abstract = {The fixation probability of a single mutant invading a population of residents is among the most widely-studied quantities in evolutionary dynamics. Amplifiers of natural selection are population structures that increase the fixation probability of advantageous mutants, compared to well-mixed populations. Extensive studies have shown that many amplifiers exist for the Birth-death Moran process, some of them substantially increasing the fixation probability or even guaranteeing fixation in the limit of large population size. On the other hand, no amplifiers are known for the death-Birth Moran process, and computer-assisted exhaustive searches have failed to discover amplification. In this work we resolve this disparity, by showing that any amplification under death-Birth updating is necessarily bounded and transient. Our boundedness result states that even if a population structure does amplify selection, the resulting fixation probability is close to that of the well-mixed population. Our transience result states that for any population structure there exists a threshold r⋆ such that the population structure ceases to amplify selection if the mutant fitness advantage r is larger than r⋆. Finally, we also extend the above results to δ-death-Birth updating, which is a combination of Birth-death and death-Birth updating. On the positive side, we identify population structures that maintain amplification for a wide range of values r and δ. These results demonstrate that amplification of natural selection depends on the specific mechanisms of the evolutionary process.},
author = {Tkadlec, Josef and Pavlogiannis, Andreas and Chatterjee, Krishnendu and Nowak, Martin A.},
issn = {15537358},
journal = {PLoS computational biology},
publisher = {PLoS},
title = {{Limits on amplifiers of natural selection under death-Birth updating}},
doi = {10.1371/journal.pcbi.1007494},
volume = {16},
year = {2020},
}
@article{7219,
abstract = {Root system architecture (RSA), governed by the phytohormone auxin, endows plants with an adaptive advantage in particular environments. Using geographically representative arabidopsis (Arabidopsis thaliana) accessions as a resource for GWA mapping, Waidmann et al. and Ogura et al. recently identified two novel components involved in modulating auxin-mediated RSA and conferring plant fitness in particular habitats.},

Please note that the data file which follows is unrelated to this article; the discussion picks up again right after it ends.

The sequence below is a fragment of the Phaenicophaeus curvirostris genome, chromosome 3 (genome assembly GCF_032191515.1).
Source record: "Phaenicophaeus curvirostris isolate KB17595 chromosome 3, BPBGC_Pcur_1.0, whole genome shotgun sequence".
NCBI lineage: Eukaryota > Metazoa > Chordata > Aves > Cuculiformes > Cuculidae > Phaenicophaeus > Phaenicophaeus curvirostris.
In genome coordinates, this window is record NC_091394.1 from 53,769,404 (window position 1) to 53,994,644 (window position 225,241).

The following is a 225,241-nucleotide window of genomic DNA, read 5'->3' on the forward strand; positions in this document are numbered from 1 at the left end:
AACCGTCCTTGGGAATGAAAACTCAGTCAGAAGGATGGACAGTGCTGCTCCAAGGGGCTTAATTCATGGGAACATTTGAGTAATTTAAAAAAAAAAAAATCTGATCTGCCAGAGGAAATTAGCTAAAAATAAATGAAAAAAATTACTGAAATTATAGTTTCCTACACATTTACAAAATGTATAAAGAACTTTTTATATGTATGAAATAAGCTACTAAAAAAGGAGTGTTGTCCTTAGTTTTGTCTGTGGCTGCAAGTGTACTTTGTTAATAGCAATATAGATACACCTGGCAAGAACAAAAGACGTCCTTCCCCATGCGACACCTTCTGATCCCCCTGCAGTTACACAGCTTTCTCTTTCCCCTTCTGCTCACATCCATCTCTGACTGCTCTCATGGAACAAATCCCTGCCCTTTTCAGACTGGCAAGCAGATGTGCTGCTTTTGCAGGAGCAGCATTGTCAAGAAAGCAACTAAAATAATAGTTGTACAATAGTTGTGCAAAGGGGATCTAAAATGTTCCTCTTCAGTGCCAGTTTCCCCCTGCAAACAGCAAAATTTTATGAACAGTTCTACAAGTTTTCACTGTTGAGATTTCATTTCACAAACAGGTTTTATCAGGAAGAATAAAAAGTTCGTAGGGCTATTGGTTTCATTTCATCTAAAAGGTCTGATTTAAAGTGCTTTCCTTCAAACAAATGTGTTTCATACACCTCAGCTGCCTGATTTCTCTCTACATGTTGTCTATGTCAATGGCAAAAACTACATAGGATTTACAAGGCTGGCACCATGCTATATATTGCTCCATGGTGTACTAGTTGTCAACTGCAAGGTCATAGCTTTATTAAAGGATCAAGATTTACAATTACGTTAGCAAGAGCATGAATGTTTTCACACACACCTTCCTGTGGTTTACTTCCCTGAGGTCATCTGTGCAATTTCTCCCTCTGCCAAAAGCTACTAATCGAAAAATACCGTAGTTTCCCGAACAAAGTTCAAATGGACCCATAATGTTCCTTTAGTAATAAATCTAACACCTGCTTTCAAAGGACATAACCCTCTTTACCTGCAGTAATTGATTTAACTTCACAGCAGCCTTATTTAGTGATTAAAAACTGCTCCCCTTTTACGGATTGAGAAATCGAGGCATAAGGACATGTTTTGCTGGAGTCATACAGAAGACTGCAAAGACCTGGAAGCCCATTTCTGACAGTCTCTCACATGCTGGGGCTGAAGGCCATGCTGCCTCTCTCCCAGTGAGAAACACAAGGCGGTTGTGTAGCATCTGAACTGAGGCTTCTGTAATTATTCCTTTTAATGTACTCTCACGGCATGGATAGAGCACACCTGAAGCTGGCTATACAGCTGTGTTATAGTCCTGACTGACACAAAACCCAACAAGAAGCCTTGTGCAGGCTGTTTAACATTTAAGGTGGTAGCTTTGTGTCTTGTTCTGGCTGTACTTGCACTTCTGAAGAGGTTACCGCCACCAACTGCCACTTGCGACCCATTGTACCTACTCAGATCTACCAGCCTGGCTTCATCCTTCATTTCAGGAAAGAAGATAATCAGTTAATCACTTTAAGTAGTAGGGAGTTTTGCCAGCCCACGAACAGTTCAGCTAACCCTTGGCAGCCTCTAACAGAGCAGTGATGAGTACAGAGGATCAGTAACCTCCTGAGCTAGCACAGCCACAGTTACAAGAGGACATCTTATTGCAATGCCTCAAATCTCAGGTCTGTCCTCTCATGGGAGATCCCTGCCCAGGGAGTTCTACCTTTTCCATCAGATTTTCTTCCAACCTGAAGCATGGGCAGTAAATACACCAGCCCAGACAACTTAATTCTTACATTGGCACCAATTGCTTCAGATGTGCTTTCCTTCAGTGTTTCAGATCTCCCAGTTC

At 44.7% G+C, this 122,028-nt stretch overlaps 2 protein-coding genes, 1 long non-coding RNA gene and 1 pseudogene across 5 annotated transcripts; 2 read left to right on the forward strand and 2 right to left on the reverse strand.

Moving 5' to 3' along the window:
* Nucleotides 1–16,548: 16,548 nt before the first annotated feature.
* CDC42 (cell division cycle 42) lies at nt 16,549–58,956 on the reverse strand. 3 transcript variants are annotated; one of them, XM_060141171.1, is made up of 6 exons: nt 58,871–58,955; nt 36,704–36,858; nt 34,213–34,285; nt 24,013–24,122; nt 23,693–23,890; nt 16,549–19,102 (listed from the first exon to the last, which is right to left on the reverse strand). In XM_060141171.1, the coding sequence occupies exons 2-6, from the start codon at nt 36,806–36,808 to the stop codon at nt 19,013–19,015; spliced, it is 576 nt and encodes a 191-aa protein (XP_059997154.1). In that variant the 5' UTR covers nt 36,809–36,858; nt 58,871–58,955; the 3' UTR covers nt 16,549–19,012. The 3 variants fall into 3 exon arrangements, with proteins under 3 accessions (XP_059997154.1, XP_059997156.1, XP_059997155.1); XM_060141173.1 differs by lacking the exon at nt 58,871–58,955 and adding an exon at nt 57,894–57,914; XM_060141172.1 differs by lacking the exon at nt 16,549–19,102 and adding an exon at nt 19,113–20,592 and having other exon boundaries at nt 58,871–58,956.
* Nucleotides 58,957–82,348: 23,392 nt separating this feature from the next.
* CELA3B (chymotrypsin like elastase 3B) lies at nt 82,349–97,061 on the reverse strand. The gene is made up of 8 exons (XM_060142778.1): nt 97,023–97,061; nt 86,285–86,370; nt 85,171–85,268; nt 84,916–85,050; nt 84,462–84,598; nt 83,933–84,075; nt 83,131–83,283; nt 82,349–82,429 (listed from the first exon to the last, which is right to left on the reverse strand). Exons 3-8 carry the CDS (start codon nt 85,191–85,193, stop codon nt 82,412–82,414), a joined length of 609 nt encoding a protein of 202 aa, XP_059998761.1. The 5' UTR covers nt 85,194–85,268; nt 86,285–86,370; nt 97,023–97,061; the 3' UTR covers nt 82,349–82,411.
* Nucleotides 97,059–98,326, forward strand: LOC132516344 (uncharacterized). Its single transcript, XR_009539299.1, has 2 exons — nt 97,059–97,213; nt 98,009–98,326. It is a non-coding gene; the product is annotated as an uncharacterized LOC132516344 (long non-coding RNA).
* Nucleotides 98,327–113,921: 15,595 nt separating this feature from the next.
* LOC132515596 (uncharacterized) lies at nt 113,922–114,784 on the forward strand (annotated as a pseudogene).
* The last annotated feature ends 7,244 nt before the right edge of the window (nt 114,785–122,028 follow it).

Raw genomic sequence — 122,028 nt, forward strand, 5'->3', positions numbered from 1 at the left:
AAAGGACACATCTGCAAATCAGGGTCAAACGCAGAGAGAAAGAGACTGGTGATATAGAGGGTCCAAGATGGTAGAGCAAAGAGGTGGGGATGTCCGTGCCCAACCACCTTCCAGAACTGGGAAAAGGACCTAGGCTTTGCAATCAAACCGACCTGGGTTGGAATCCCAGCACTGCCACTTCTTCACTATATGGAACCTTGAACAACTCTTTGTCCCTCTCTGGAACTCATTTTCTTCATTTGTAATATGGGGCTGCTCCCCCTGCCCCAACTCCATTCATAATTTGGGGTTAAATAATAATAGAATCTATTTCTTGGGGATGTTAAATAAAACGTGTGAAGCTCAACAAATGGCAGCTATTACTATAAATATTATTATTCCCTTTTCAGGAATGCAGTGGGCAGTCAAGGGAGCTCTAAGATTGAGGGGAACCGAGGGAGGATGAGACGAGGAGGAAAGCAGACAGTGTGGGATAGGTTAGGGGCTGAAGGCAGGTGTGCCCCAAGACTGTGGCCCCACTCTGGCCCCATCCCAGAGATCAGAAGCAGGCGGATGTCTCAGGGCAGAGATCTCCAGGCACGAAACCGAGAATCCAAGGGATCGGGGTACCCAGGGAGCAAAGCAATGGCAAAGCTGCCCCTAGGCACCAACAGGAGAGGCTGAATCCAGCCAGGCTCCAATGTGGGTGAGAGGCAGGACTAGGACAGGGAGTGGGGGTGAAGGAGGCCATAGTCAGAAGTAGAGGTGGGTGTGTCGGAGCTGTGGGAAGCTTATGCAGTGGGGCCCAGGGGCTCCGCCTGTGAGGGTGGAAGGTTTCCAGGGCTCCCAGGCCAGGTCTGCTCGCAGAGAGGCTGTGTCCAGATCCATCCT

author = {Xiao, Guanghui and Zhang, Yuzhou},
issn = {13601385},
journal = {Trends in Plant Science},
number = {2},
pages = {121--123},
publisher = {Elsevier},
title = {{Adaptive growth: Shaping auxin-mediated root system architecture}},
doi = {10.1016/j.tplants.2019.12.001},
volume = {25},
year = {2020},
}
@article{7224,
abstract = {Habitat loss is one of the key drivers of the ongoing decline of biodiversity. However, ecologists still argue about how fragmentation of habitat (independent of habitat loss) affects species richness. The recently proposed habitat amount hypothesis posits that species richness only depends on the total amount of habitat in a local landscape. In contrast, empirical studies report contrasting patterns: some find positive and others negative effects of fragmentation per se on species richness. To explain this apparent disparity, we devise a stochastic, spatially explicit model of competitive species communities in heterogeneous habitats. The model shows that habitat loss and fragmentation have complex effects on species diversity in competitive communities. When the total amount of habitat is large, fragmentation per se tends to increase species diversity, but if the total amount of habitat is small, the situation is reversed: fragmentation per se decreases species diversity.},
author = {Rybicki, Joel and Abrego, Nerea and Ovaskainen, Otso},
issn = {1461-023X},
journal = {Ecology Letters},
number = {3},
pages = {506--517},
publisher = {Wiley},
title = {{Habitat fragmentation and species diversity in competitive communities}},
doi = {10.1111/ele.13450},
volume = {23},
year = {2020},
}
@article{7236,